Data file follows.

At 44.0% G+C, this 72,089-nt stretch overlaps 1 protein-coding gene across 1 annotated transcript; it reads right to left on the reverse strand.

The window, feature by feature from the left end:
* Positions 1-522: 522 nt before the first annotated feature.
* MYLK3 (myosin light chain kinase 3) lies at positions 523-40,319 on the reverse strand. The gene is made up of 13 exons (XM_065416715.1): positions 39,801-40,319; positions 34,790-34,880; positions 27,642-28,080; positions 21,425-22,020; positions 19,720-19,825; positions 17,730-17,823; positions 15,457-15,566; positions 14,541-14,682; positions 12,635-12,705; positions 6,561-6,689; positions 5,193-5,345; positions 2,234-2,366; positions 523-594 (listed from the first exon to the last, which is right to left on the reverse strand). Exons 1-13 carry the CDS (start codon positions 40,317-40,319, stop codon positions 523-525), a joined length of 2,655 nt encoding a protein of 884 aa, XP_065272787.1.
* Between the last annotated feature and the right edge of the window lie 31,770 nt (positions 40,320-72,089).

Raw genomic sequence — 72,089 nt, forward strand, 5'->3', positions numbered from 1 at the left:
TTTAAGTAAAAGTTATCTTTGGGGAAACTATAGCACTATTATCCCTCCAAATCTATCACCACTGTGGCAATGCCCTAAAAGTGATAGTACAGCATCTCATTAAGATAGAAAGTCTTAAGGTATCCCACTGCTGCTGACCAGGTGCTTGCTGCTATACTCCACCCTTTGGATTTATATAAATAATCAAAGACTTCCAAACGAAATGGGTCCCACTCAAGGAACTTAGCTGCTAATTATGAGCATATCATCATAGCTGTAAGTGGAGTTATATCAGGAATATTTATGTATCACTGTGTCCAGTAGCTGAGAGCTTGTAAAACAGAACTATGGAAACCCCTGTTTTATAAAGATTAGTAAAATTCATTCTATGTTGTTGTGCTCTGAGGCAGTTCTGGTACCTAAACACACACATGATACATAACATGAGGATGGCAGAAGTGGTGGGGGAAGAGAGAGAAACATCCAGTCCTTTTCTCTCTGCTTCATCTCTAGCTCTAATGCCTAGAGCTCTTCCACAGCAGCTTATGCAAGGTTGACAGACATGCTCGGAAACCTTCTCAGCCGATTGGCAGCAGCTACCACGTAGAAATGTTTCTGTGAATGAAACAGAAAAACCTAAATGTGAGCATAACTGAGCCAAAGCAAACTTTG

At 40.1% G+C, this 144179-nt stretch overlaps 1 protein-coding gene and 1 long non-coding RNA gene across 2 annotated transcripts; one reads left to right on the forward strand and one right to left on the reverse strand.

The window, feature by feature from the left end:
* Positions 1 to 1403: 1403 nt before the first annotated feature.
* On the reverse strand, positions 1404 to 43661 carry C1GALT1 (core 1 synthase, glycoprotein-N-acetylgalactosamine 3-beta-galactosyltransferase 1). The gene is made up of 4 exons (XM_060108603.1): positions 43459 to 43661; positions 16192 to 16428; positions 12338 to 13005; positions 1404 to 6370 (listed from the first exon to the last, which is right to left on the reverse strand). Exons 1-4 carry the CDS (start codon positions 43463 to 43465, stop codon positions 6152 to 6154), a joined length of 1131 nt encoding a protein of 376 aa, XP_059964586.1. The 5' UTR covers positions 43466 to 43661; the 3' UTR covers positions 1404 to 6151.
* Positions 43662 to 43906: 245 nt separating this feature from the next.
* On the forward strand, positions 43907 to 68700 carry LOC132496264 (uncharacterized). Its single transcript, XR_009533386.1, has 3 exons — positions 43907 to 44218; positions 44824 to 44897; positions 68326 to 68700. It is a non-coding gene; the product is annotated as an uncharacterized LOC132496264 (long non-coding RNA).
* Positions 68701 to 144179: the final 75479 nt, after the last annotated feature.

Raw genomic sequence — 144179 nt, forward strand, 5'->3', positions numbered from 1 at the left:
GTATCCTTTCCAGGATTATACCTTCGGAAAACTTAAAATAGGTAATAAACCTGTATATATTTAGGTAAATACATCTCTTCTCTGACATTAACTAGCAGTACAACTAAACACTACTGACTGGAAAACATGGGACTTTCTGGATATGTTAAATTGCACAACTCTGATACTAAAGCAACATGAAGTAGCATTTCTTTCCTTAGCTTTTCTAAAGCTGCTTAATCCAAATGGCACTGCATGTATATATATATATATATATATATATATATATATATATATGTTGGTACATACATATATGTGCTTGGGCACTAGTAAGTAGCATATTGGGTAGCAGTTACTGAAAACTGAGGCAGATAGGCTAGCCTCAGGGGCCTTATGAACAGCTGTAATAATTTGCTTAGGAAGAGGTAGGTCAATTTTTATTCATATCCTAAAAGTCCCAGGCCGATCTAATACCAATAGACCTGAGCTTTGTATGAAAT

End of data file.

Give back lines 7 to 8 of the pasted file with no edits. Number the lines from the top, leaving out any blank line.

TTTAAGTAAAAGTTATCTTTGGGGAAACTATAGCACTATTATCCCTCCAAATCTATCACCACTGTGGCAATGCCCTAAAAGTGATAGTACAGCATCTCATTAAGATAGAAAGTCTTAAGGTATCCCACTGCTGCTGACCAGGTGCTTGCTGCTATACTCCACCCTTTGGATTTATATAAATAATCAAAGACTTCCAAACGAAATGGGTCCCACTCAAGGAACTTAGCTGCTAATTATGAGCATATCATCATAGCTGTAAGTGGAGTTATATCAGGAATATTTATGTATCACTGTGTCCAGTAGCTGAGAGCTTGTAAAACAGAACTATGGAAACCCCTGTTTTATAAAGATTAGTAAAATTCATTCTATGTTGTTGTGCTCTGAGGCAGTTCTGGTACCTAAACACACACATGATACATAACATGAGGATGGCAGAAGTGGTGGGGGAAGAGAGAGAAACATCCAGTCCTTTTCTCTCTGCTTCATCTCTAGCTCTAATGCCTAGAGCTCTTCCACAGCAGCTTATGCAAGGTTGACAGACATGCTCGGAAACCTTCTCAGCCGATTGGCAGCAGCTACCACGTAGAAATGTTTCTGTGAATGAAACAGAAAAACCTAAATGTGAGCATAACTGAGCCAAAGCAAACTTTG

At 40.1% G+C, this 144179-nt stretch overlaps 1 protein-coding gene and 1 long non-coding RNA gene across 2 annotated transcripts; one reads left to right on the forward strand and one right to left on the reverse strand.